Painted at Argenteuil, this is the more finished and probably the earlier of two attempts Manet made at the subject. In July and August
1874 he spent several weeks at his family's property at Gennevilliers, located on the opposite bank of the Seine to Argenteuil, where Monet
was then renting a studio. Manet painted a canvas of the Monet family in their garden, a work that captures the care-free atmosphere of
the period. The painting shown here depicts the purposebuilt boat that Monet used for painting many of his scenes of the Seine.
He had taken the idea from the landscape painter Charles-Francois Daubigny, who had had a similar construction built for the same use. Seated in the little cabin is Monet's wife Camille, who looks on as her husband works. Beneath the shade of the awning Monet paints a scene that can be seen over his left shoulder: the river with houses along its bank and factories in the distance. To the right and in the background can be seen the more usual sort of pleasure boat found on the river.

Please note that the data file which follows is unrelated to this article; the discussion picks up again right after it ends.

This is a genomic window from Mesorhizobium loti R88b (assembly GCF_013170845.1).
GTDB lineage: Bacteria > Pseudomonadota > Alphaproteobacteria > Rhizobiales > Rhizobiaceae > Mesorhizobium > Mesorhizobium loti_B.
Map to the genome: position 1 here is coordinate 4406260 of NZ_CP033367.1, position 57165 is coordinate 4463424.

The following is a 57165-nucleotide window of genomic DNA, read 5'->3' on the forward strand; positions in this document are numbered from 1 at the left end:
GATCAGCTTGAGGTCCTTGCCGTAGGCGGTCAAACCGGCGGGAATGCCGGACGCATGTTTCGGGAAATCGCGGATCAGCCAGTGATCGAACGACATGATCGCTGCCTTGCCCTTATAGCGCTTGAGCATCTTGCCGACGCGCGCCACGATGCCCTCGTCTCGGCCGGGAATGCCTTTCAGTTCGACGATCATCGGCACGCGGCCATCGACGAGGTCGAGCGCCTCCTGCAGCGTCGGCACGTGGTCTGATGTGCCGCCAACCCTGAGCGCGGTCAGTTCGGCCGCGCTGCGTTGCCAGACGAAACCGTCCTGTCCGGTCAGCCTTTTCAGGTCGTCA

The style of execution shows the influence of Manet's younger Impressionist colleagues, and the water on the left is painted in broad, distinct brushstrokes of differing colors. However, the freedom of execution is looser than most of Manet's other works of this time and must in part be attributed to the fact that he abandoned the work, as he did the other version. It is said that Manet was reluctant to waste so much of Monet's time by having him sit to him, and thus for his other river scenes he used models whose time he thought less precious. The very sketchy variant of this work shows the two figures more formally posed than here.